Willie Aikens

Willie Mays Aikens (born October 14, 1954) is an American professional baseball player and first baseman who played in Major League Baseball for the California Angels, Kansas City Royals, and Toronto Blue Jays from 1977 to 1985.

He had established himself as one of the best forwards in the game before drugs derailed his career. In 1994, Aikens was sentenced to 20 years in prison on four counts of distribution of crack cocaine and use of a firearm in drug trafficking.

He was released on June 4, 2008, following changes to federal drug laws and is sometimes cited as an example of the results of mandatory maximum sentencing for drug offenses.


Aikens grew up in poverty in the community of Bruce Hill in Seneca, South Carolina. He was a standout athlete in baseball, football and basketball at Seneca High School and attended historically black South Carolina State University on a baseball and football scholarship.

As S.C. State baseball dropped out after Aikens freshman year, Willie McNeil, Aikens high school baseball coach, helped him start a summer semi-pro baseball league in Baltimore, Maryland. While playing in Baltimore, he caught the attention of California Angels scout Walter Ues and was selected by the Angels with the number two pick in the January 1975 MLB Draft.

Aikens soon became one of the top players in the California farm system, hitting a league-high 30 homers and scoring 117 runs for the El Paso Diablos in 1976.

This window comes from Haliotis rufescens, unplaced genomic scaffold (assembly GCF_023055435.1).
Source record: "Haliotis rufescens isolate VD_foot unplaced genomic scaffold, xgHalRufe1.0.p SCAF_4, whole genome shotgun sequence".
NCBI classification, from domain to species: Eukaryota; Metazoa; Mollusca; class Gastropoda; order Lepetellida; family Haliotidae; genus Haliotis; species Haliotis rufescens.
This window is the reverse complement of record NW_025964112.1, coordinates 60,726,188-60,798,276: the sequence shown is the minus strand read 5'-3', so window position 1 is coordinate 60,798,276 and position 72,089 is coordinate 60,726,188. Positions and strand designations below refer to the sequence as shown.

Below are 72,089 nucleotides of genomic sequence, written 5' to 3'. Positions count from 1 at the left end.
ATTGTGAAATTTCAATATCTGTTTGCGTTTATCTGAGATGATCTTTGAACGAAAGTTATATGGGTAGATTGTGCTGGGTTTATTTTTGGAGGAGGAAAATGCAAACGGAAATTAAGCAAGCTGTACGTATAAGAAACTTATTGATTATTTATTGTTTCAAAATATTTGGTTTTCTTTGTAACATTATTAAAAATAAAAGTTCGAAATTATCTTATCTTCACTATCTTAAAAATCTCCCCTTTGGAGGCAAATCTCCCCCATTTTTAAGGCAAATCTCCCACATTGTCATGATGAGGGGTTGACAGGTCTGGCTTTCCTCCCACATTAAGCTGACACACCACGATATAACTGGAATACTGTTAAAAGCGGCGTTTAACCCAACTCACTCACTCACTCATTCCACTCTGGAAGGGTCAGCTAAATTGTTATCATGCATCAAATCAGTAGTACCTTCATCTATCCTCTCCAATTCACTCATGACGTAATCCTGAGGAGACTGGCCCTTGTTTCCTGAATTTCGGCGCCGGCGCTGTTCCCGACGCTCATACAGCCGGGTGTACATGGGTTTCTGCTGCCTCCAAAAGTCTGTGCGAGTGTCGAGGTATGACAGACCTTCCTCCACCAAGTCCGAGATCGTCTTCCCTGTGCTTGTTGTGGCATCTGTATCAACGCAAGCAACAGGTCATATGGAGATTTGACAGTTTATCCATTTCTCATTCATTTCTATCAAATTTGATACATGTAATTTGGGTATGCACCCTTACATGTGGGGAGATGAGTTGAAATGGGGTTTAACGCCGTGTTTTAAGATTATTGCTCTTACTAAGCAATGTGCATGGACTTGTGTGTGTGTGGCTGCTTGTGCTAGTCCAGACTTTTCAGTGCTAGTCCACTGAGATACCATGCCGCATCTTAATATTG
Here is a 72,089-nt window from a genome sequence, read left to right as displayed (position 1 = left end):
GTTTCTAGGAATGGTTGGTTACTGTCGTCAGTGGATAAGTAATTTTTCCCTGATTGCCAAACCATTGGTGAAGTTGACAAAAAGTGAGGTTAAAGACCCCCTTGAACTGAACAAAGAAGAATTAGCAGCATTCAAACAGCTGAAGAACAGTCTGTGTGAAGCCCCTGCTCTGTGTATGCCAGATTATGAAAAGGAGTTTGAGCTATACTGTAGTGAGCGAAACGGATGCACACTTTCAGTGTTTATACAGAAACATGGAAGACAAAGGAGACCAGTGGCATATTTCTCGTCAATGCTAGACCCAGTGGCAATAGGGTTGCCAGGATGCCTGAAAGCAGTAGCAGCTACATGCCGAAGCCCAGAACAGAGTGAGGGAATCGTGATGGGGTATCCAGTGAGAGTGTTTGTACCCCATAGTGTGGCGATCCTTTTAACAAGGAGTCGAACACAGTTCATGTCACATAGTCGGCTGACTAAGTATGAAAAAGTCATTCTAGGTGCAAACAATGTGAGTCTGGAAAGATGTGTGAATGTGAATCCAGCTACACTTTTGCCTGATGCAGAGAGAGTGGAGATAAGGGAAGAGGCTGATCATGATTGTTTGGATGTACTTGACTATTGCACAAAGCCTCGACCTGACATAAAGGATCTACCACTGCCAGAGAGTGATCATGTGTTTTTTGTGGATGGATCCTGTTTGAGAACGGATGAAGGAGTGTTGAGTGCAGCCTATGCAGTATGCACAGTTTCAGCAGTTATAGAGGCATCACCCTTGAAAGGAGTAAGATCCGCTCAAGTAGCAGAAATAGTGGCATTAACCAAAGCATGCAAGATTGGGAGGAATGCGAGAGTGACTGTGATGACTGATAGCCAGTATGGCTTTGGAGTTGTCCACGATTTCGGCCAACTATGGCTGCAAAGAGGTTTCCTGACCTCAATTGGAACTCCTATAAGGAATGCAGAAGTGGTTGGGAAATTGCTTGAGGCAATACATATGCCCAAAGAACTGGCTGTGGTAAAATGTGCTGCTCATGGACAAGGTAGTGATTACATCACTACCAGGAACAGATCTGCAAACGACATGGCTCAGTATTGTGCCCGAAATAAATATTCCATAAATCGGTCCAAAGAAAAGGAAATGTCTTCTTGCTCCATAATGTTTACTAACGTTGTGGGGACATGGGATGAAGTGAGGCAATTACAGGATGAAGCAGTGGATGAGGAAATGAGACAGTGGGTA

He began the 1977 season with the Angels’ Triple-A affiliate in Salt Lake City, where he hit 14 homers and hit a strong .336. medium strike. He was placed on the Angels’ major league roster at the end of the Minor League season in September, where he hit a very unimpressive .198 with 91 at-bats in 42 games and missed his first major league home run.

Aikens returned to hitting in 1978, hitting .326 with 29 home runs and 110 RBIs for the Salt Lake City Gulls of the Pacific Coast League. He returned to the majors in 1979, taking over DH duties and replacing Rod Carew at first base in June and July while Carew was out with a thumb injury and was very productive. In his rookie season, he hit .280 with 21 homers and 81 RBI.

The Angels traded Aikens and Rance Mullinix to the Kansas City Royals for Al Cowens and Todd Cruz at the winter meetings on December 6, 1979. Craig Eaton was sent to California four months later on April 1, 1980, to complete the deal.

Aikens inherited the first baseman’s job upon his arrival in Kansas City, despite not being a very good fielder (he committed a league-leading 12 errors in 1980). Recovering from knee surgery, he got off to a slow start but hit well in the second half of the season.

He finished second on his team behind George Brett in both home runs and RBIs with 20 and 98, respectively. The Royals won their division by 14 games and met the New York Yankees in the American League Championship Series for the third time in four years.

After falling short in 1976, 1977 and 1978, the Royals swept the Yankees in three games in the 1980 American League Championship Series to face the Philadelphia Phillies in the World Series.

Aikens hit two home runs in Game 1 (his 26th birthday) and Game 4 of the 1980 World Series. Until Chase Utley accomplished the same feat in 2009, he was the only player in World Series history to twice managed to hit two home runs in the same game during the same World Series.

He also had the game-winning RBI in the tenth inning of Game 3, the Royals’ first win in a World Series game. Aikens hit .400, but the Royals lost the World Series in six games.

Source: www.emmacitizen.com